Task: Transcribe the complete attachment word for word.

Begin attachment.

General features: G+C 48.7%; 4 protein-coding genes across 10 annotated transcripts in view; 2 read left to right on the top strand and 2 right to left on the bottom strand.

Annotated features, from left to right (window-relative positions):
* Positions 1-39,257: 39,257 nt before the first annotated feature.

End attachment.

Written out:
General features: G+C 48.7%; 4 protein-coding genes across 10 annotated transcripts in view; 2 read left to right on the top strand and 2 right to left on the bottom strand.

Annotated features, from left to right (window-relative positions):
* Positions 1-39,257: 39,257 nt before the first annotated feature.